ASUC Forum Tackles Tense Campus Climate
Tuesday, November 18, 2008
Category: News > University > ASUC
Spurred by the altercation between advocates of Israel and Palestine on Thursday, student leaders and administrators held a forum Monday night to encourage dialogue and discuss possible remedies to what many are calling an increasingly tense campus climate.
About 80 people attended the forum, which was facilitated by ASUC President Roxanne Winston and Executive Vice President Krystle Pasco, to vocalize their concerns about issues ranging from the handling of the recent altercation to campus safety.
Last week's fight occurred after three students hung Palestinian flags on an Eshleman Hall balcony in response to what they said were anti-Palestinian lyrics from a pro-Israel concert below. Upon seeing the flags, three pro-Israel audience members, including a current and former ASUC senator, went up to the balcony.
A fight took place shortly afterwards, leading to the citations of two pro-Palestine students and one pro-Israel alumnus for battery.
Many attendees last night did not agree on which issues should be discussed in relation to the altercation. For instance, some speakers said accusations over who was involved are detrimental, while others argued that the involved individuals need to be held accountable for their actions.
Despite the wide range of opinions, many expressed disappointment that the conversations lacked key details about the conflict.
"(People left) because they saw that people had different agendas and because people planned to say things that they couldn't, because the facilitators, in all due respect, were trying too hard to keep an environment of political correctness and politeness," said fifth-year Marcy Rosner.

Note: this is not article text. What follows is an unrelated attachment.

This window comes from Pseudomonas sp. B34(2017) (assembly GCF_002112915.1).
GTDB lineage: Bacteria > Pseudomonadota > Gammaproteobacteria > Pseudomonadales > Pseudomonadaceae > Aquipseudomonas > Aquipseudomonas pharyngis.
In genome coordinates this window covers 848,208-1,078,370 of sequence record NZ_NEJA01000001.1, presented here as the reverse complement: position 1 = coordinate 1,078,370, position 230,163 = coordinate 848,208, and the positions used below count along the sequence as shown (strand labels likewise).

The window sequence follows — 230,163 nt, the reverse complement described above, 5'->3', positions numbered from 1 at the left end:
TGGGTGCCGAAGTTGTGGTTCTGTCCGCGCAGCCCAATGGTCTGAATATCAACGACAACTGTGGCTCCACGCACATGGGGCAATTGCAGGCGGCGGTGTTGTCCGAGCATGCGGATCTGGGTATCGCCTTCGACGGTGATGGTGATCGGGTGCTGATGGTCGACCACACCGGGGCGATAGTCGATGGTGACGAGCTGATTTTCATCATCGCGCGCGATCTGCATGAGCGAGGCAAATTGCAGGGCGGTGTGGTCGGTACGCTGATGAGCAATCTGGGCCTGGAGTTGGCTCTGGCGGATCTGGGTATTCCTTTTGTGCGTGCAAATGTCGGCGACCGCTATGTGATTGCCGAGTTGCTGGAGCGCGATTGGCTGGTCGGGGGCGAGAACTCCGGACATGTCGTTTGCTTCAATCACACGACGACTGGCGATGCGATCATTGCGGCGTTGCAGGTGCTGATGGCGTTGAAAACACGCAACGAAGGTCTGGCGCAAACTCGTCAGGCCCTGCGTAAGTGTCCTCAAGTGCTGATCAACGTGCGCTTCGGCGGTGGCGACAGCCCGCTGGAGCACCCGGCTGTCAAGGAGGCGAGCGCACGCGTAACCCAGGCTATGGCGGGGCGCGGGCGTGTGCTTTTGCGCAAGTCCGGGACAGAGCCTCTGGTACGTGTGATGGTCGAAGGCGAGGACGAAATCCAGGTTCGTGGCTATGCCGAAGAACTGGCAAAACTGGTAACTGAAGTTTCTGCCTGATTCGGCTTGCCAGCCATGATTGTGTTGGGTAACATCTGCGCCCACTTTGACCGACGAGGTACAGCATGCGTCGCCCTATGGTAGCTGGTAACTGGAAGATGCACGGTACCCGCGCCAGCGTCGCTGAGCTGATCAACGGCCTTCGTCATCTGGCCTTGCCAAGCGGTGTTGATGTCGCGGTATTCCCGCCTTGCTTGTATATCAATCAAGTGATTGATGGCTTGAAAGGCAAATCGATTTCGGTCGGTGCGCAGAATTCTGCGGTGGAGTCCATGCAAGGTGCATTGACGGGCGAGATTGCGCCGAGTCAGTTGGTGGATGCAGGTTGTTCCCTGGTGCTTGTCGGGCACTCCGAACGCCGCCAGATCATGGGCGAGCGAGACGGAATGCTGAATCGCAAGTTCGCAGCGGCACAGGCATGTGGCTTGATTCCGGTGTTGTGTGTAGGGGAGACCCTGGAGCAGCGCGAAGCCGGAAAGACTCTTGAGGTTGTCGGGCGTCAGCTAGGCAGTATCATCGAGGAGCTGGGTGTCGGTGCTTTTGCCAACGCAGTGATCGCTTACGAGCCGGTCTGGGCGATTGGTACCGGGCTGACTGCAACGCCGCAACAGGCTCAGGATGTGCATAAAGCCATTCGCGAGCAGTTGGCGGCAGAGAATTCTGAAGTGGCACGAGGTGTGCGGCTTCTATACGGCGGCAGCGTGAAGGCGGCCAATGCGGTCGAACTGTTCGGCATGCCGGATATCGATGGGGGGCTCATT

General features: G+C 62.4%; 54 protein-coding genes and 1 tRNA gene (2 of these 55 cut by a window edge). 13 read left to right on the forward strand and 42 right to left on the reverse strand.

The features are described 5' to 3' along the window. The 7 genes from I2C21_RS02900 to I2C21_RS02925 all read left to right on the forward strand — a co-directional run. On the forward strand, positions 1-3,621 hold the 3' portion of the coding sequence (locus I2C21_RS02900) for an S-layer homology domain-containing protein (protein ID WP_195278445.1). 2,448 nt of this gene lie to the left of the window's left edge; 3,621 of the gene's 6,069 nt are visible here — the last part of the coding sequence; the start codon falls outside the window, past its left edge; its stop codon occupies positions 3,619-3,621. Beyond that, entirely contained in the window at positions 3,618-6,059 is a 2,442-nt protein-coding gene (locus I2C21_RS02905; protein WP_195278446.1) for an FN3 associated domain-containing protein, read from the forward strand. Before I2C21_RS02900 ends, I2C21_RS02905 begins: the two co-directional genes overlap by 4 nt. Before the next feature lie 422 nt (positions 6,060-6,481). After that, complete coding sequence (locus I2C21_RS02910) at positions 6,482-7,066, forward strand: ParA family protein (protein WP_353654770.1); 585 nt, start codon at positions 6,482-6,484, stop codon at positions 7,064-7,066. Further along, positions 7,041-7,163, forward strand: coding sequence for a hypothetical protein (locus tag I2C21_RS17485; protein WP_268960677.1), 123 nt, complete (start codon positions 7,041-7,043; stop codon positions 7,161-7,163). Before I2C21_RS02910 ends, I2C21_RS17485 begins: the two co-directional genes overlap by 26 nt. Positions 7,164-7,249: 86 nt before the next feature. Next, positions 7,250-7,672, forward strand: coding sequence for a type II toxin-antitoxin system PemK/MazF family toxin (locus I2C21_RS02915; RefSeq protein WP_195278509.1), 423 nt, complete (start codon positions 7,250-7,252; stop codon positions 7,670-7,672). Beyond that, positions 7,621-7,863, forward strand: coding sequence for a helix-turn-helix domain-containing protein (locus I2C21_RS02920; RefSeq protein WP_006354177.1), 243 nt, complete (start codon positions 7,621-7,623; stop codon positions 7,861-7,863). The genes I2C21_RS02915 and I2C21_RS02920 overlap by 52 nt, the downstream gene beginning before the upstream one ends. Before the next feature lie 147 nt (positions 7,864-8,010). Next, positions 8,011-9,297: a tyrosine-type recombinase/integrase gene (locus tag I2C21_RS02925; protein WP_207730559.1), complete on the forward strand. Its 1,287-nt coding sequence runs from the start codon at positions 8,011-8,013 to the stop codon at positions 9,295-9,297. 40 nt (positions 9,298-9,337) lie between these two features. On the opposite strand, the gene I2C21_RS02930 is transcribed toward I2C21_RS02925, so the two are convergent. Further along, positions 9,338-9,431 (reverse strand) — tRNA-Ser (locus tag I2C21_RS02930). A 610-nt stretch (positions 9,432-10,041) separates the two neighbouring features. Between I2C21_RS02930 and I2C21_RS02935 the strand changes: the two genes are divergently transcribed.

Dean of Students Jonathan Poullard, who attended the forum, said the campus's Center for Student Conduct and Community Standards is investigating the fight, adding that those found responsible will face recourses.
During the second half of the forum, attendees broke into groups to develop possible actions that ASUC, administration and students should take to mitigate conflicts. Some proposals included campus facilitation of peer-led programs to educate students in conflict resolution.
Additionally, Winston asked participants whether they identified with scenarios of prejudice. Many indicated that they have said or been victimized by discriminatory comments.
Carlo de la Cruz, the ASUC's academic affairs vice president, said that while the forum was a good first step, there must be further discussion.
"I think this type of forum and structure allows for at least some discussion to take place after such an emotional and contentious event," he said.
Campus administrators and leaders acknowledged the altercation in a school-wide e-mail Monday evening, stating that a long-term strategy must be developed to ensure such hostility does not continue. One initiative will be a Campus Climate Team to monitor and respond to future incidents.
"The division is developing further policies and practices which will help promote an inclusive and welcoming climate," the letter stated. It was signed by Chancellor Robert Birgeneau and Gibor Basri, vice chancellor for equity and inclusion, Harry Le Grande, vice chancellor for student affairs and Winston.
Poullard said students must have open dialogue focused on what is best for the broader campus community.
"If I see you as another, I treat you as another. One of my favorite sayings is, 'If I see myself reflected in you, how can I do you harm?'" he said.
Contact Emily Grospe at [email protected]
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